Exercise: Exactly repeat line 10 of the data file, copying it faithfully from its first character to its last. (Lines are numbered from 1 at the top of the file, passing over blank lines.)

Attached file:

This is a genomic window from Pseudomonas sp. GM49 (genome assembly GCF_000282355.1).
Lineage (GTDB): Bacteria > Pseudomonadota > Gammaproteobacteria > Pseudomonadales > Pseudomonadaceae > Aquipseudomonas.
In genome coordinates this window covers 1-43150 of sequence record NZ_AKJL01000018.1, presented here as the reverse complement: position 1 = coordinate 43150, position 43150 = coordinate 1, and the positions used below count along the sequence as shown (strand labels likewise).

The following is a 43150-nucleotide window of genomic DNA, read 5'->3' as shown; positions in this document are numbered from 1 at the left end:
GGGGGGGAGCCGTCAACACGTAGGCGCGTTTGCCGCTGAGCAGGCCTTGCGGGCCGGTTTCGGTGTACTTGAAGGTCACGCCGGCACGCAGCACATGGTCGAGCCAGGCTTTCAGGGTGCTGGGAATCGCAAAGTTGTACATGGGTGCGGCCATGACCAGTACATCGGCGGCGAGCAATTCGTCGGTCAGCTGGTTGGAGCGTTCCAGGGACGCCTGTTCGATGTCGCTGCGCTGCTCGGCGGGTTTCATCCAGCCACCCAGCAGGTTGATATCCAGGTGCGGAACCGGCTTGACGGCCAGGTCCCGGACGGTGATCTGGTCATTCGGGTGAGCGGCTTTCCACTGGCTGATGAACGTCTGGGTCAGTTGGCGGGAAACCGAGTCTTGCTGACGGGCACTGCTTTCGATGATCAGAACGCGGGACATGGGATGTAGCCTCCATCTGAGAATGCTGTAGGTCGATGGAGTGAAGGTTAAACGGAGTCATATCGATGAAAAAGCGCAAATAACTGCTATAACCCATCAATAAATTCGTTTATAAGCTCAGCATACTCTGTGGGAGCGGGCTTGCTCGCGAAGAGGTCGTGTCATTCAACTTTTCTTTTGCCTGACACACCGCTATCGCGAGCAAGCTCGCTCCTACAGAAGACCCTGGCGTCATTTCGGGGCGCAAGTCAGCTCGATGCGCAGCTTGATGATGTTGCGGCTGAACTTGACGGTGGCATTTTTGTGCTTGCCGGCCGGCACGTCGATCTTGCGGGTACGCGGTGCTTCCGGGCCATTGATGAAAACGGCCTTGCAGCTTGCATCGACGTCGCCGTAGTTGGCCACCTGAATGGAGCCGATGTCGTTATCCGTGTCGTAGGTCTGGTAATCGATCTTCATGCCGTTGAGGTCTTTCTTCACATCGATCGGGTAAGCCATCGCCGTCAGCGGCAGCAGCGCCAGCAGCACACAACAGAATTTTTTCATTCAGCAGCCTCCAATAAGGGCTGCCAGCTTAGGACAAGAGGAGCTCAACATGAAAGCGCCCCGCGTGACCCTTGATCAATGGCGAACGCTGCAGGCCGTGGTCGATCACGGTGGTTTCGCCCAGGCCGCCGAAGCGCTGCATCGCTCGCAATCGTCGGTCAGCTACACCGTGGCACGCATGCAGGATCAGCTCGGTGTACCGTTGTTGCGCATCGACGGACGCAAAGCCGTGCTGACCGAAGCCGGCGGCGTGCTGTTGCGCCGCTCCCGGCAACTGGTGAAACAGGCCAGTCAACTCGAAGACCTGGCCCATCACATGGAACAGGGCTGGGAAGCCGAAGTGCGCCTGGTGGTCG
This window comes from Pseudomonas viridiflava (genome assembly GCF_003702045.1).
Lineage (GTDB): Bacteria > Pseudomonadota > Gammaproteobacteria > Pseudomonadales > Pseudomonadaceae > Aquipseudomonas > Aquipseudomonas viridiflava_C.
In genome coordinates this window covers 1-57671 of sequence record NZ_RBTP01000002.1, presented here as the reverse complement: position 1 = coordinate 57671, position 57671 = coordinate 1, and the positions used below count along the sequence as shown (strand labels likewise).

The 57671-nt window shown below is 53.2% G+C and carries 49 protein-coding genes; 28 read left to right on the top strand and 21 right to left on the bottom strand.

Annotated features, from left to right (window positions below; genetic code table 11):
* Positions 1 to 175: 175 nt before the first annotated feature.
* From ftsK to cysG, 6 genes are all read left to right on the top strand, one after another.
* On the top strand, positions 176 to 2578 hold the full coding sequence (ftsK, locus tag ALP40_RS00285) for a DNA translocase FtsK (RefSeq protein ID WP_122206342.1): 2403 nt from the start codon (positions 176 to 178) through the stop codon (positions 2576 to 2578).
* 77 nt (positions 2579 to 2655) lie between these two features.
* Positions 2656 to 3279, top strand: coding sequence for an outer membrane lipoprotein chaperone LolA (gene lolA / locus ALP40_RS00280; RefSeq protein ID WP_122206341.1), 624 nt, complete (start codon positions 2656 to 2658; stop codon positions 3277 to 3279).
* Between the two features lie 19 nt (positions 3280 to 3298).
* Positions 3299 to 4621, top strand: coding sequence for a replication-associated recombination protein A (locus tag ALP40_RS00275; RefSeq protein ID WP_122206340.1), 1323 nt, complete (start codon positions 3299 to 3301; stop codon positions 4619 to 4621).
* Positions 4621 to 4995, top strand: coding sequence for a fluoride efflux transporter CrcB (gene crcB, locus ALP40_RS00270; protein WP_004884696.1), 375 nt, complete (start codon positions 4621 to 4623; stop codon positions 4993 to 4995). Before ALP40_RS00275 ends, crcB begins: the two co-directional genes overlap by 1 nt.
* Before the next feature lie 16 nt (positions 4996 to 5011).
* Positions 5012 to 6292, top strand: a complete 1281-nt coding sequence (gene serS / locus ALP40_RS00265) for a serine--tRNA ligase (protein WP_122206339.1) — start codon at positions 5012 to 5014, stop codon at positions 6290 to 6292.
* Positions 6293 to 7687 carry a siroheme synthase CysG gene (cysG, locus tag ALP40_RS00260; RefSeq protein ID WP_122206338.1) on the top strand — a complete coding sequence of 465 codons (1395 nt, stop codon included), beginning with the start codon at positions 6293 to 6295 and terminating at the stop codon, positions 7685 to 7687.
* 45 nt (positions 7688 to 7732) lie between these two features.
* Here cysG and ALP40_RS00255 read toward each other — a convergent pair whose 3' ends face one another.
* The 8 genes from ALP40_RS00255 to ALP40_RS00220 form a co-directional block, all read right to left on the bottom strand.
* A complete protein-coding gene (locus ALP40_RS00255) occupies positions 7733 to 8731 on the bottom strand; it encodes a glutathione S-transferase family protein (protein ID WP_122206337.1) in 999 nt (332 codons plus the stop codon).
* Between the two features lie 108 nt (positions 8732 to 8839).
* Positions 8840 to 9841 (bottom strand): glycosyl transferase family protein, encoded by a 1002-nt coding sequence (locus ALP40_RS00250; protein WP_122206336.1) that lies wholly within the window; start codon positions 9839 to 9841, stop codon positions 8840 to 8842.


Annotated features, from left to right (window positions below; genetic code table 11):